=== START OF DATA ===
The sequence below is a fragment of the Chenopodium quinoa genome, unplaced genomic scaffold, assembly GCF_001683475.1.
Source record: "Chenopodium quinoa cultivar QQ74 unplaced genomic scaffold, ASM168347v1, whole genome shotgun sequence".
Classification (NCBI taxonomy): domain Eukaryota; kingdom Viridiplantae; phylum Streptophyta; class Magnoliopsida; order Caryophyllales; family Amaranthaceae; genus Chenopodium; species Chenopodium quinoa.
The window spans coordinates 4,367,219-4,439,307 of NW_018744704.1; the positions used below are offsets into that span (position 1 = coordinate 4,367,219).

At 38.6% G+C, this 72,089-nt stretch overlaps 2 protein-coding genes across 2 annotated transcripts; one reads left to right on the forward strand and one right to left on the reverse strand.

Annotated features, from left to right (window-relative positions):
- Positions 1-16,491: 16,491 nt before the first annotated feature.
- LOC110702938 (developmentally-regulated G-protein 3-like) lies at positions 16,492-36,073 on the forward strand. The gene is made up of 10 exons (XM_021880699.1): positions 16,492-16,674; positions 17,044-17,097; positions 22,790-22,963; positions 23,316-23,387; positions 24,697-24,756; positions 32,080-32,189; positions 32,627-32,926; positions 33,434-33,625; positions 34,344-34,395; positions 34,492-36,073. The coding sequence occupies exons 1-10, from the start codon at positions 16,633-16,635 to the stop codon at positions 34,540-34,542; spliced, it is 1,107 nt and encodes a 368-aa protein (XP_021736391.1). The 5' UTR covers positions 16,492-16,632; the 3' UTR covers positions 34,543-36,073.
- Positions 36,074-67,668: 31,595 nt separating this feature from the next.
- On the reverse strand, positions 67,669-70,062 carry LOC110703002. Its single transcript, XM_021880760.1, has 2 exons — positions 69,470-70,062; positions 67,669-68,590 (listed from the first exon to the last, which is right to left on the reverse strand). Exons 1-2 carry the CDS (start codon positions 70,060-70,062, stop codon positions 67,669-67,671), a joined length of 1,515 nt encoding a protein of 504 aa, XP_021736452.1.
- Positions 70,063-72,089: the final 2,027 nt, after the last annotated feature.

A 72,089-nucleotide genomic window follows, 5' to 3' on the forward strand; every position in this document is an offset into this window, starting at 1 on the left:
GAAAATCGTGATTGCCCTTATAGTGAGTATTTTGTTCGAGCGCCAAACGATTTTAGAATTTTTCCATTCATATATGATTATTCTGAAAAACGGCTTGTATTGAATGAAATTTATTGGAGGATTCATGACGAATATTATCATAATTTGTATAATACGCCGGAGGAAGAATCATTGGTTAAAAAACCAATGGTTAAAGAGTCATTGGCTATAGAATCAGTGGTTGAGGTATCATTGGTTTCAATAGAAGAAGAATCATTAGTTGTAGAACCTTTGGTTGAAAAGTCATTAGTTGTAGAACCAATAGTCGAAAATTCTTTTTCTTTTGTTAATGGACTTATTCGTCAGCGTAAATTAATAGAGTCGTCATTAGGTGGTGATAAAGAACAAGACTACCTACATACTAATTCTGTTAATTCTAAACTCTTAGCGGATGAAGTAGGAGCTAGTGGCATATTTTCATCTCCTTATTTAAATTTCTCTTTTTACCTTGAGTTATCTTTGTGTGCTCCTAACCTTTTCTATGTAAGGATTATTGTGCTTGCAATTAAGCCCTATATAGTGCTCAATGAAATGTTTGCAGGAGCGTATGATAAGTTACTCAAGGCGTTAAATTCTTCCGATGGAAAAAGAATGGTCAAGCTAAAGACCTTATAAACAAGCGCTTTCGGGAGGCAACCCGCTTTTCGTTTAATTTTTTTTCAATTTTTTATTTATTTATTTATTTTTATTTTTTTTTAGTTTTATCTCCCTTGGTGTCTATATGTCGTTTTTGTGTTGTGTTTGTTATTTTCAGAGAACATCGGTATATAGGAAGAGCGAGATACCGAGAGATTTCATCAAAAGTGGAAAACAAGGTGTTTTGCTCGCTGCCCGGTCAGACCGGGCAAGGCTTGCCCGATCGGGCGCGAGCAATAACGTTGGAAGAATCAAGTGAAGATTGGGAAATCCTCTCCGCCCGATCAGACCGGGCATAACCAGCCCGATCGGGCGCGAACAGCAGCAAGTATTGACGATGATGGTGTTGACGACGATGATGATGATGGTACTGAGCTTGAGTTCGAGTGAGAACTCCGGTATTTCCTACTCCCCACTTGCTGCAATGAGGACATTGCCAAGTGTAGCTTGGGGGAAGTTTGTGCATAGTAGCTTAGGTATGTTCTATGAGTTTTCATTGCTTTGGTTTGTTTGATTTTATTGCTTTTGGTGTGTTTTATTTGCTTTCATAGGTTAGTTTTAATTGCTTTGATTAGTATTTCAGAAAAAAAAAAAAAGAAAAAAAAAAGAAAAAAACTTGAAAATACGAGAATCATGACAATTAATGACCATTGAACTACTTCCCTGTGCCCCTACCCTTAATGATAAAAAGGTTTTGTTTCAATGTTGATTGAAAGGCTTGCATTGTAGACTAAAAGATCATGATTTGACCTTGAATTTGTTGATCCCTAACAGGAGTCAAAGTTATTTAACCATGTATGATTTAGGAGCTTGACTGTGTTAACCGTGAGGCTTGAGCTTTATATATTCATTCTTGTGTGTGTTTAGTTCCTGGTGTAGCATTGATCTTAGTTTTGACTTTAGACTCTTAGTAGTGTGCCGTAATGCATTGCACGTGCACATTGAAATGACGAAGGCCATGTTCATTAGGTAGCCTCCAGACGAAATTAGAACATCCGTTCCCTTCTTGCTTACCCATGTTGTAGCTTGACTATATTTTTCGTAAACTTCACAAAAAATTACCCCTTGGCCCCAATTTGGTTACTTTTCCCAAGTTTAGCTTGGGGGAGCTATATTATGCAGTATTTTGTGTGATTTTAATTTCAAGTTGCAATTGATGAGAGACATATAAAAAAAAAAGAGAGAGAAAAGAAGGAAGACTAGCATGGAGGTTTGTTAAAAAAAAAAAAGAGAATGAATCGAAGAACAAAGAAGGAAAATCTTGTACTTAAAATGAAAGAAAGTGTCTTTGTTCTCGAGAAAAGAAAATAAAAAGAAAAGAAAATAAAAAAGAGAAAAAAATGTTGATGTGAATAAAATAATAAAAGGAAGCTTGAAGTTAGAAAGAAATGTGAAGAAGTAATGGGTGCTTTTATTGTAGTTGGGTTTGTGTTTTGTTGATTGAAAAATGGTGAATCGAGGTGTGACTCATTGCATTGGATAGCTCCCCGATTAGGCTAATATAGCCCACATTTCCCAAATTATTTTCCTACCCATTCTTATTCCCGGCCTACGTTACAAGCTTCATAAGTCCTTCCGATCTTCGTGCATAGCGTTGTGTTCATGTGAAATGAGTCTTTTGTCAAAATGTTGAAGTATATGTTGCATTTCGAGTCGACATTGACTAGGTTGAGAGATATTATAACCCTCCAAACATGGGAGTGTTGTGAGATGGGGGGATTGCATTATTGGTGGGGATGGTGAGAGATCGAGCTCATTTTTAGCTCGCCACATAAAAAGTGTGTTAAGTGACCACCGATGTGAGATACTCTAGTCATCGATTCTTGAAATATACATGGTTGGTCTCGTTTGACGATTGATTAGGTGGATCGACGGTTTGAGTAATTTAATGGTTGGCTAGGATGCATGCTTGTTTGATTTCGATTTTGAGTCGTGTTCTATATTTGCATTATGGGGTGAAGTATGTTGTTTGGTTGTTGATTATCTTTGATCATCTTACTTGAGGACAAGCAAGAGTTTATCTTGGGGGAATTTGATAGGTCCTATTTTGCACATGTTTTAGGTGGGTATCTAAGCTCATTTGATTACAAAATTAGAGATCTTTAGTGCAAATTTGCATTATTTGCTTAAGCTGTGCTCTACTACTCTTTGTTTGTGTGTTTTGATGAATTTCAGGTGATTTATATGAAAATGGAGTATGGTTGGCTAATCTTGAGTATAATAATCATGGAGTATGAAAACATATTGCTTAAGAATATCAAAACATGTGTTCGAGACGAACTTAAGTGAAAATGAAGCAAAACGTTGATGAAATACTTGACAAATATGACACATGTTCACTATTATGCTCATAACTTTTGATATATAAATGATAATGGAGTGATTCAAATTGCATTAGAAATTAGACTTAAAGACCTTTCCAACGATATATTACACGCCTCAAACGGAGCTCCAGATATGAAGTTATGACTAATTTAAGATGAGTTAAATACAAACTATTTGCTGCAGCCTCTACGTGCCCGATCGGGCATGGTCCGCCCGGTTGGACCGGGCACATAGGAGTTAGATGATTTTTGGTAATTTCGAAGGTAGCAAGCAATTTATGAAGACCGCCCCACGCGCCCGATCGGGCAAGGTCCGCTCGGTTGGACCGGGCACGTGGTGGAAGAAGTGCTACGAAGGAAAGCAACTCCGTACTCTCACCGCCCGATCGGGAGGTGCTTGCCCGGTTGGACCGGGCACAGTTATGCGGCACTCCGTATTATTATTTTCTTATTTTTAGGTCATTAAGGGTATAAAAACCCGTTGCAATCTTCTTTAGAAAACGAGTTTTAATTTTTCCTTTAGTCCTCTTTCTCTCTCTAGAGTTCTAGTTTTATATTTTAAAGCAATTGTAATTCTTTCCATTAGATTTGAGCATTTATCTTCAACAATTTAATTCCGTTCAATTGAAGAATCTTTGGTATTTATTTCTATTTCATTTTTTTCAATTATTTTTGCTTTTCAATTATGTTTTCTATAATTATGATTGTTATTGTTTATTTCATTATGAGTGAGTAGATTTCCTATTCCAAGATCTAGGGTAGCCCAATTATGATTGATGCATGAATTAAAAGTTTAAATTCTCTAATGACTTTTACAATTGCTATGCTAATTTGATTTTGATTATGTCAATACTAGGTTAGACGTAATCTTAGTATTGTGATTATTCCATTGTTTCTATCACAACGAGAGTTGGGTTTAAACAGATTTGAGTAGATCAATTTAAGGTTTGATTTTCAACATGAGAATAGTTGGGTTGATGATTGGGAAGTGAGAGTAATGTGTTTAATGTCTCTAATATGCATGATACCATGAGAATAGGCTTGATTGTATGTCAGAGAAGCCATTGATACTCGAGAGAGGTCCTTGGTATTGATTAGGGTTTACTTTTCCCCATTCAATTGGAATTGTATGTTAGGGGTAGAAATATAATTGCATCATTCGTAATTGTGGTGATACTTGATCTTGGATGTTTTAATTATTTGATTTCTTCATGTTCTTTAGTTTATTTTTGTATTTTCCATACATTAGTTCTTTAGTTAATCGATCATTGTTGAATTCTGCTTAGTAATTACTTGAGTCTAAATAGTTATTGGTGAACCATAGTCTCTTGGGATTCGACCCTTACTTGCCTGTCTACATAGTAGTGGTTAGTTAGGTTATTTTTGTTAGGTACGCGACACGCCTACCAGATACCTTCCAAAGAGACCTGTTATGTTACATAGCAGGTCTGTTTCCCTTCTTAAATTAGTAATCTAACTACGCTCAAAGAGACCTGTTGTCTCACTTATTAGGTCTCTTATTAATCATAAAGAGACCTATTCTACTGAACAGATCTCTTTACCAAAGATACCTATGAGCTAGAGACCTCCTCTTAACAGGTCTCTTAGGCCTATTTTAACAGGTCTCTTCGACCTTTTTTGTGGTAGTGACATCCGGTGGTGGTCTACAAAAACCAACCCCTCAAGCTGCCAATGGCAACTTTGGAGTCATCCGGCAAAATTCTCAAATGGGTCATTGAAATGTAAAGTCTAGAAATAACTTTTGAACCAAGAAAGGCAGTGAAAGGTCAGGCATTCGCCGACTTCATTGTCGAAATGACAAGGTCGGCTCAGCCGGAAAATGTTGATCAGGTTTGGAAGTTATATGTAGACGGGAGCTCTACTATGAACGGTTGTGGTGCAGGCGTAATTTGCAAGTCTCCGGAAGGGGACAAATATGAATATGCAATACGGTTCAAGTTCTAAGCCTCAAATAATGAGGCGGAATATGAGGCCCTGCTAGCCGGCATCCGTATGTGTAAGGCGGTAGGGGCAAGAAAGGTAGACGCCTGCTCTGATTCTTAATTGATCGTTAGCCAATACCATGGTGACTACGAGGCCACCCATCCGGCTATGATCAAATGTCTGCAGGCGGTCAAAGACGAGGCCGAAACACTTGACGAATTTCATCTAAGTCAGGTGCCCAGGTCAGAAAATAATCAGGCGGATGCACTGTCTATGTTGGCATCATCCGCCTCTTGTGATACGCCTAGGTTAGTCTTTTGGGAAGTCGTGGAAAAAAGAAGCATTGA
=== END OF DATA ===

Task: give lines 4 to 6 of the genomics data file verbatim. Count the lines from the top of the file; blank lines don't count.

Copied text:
The window spans coordinates 4,367,219-4,439,307 of NW_018744704.1; the positions used below are offsets into that span (position 1 = coordinate 4,367,219).

At 38.6% G+C, this 72,089-nt stretch overlaps 2 protein-coding genes across 2 annotated transcripts; one reads left to right on the forward strand and one right to left on the reverse strand.

Annotated features, from left to right (window-relative positions):